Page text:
Canada’s “top five” grocers have pledged to address their prices, a government minister has announced.
François-Philippe Champagne, Canada’s Minister of Innovation, Science and Industry, said the retailers are “following through on their engagement to support efforts aimed at stabilising food prices” after talks last month between government, grocers and manufacturers.
In a statement issued yesterday (5 October), Champagne said: “Canadians can expect to see actions such as aggressive discounts across a basket of key food products that represent the most important purchases for most households, price freezes and price-matching campaigns.”
Last month, Canada Prime Minister Justin Trudeau threatened to impose taxes unless grocery retailers come up with measures to “stabilise” food prices.
Canada’s government also said it intended to take steps to improve competition across the economy, “with a focus on the grocery sector”, it said.
Champagne has announced a new office of consumer affairs with a “grocery task force”, a new grocery code of conduct and more accessible and available data on food prices. He added the Competition Bureau will soon have more powers to tackle these issues through changes to the Competition Act.
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He said: “The cost of groceries has risen drastically over the past years, and Canadians are struggling to put food on their tables. Canadians are rightfully frustrated by this situation and we are implementing solutions to bring relief to them.
“Our government is hard at work to make life more affordable and increase competition that would expand choices for Canadians. I will continue to keep a close eye on Canada’s largest grocery chains, the food processors and other industry actors to make sure that the price of food in Canada will be stabilised. It’s just the beginning.”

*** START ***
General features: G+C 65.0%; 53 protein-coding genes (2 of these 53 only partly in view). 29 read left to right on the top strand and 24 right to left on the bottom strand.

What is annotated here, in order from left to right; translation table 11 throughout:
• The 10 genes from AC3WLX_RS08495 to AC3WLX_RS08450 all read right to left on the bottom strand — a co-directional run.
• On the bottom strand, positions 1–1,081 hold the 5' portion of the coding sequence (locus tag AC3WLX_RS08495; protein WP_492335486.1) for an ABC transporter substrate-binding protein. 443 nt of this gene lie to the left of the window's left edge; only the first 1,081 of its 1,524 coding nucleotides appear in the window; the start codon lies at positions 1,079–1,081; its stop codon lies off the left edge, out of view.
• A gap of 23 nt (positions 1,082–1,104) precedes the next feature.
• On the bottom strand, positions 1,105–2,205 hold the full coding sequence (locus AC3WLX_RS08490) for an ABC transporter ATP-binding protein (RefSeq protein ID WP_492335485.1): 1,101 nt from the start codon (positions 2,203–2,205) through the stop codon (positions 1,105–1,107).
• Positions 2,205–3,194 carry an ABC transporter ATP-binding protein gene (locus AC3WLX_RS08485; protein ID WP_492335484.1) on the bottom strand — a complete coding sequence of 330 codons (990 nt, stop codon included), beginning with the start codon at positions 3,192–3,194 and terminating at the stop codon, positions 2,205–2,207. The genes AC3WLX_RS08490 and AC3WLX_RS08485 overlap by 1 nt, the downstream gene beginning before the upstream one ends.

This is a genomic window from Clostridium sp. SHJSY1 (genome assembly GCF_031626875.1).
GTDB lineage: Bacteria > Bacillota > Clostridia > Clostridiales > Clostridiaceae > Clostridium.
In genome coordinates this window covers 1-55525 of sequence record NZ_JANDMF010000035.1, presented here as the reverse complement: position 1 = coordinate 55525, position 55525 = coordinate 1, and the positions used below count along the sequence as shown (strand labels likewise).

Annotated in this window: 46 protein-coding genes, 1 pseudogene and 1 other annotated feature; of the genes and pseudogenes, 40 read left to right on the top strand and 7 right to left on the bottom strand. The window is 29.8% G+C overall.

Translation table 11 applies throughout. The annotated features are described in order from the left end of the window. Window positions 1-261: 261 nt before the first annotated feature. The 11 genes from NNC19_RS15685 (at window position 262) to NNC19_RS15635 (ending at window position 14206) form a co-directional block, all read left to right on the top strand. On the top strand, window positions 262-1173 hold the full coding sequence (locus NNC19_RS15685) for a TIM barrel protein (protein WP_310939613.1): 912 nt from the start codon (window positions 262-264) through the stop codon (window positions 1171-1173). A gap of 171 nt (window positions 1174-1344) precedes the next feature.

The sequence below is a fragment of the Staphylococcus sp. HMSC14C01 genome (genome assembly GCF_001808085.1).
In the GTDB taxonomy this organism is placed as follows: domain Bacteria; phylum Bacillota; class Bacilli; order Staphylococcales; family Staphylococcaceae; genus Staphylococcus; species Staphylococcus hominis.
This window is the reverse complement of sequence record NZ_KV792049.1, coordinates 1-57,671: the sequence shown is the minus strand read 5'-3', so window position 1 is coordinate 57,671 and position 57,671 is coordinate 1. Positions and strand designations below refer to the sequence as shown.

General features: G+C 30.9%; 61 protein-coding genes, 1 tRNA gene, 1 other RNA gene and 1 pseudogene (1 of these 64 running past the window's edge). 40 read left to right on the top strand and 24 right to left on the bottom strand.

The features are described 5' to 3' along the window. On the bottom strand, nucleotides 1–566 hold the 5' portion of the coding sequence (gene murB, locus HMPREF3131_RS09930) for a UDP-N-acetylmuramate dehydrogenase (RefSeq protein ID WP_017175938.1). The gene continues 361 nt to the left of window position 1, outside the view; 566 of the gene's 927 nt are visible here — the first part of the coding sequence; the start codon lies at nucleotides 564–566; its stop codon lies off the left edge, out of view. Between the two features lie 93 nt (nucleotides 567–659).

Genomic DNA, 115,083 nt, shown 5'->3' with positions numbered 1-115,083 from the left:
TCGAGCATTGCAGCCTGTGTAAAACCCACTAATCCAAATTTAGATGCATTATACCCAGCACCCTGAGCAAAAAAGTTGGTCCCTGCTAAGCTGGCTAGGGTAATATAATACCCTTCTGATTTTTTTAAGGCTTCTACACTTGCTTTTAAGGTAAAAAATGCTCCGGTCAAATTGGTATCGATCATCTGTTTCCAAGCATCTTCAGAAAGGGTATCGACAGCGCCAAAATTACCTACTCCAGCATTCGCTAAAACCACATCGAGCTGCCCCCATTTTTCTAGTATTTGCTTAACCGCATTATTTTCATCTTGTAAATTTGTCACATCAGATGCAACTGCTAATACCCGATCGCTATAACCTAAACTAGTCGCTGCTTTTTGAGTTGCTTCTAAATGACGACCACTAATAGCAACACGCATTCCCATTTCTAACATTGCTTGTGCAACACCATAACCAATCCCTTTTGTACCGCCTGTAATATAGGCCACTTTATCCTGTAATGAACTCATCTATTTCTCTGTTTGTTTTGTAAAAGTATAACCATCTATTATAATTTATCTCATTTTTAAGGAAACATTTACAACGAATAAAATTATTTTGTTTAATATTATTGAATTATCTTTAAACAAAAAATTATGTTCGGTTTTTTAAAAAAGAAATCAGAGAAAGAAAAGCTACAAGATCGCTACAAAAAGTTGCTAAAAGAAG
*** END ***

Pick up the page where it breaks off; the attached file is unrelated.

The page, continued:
Grocery inflation in Canada was 6.9% in August, down from the 8.5% seen in July. The all-items rate was 4%.
Sylvain Charlebois, a professor in food distribution and policy at the Faculties of Management and Agriculture at Dalhousie University in Halifax, said Champagne has “missed several opportunities” for consumers seeking immediate assistance.
“While the plan does offer certain benefits to consumers, such as discounts and price-matching policies, it predominantly reinforces the status quo in the industry, with many of the mentioned measures already in practice,” he said.
“For those currently grappling with economic challenges at the grocery store, immediate relief from the federal government may not be forthcoming. However, there is hope that these strategic measures will ultimately pave the way for a more equitable and affordable food landscape for all Canadian citizens.”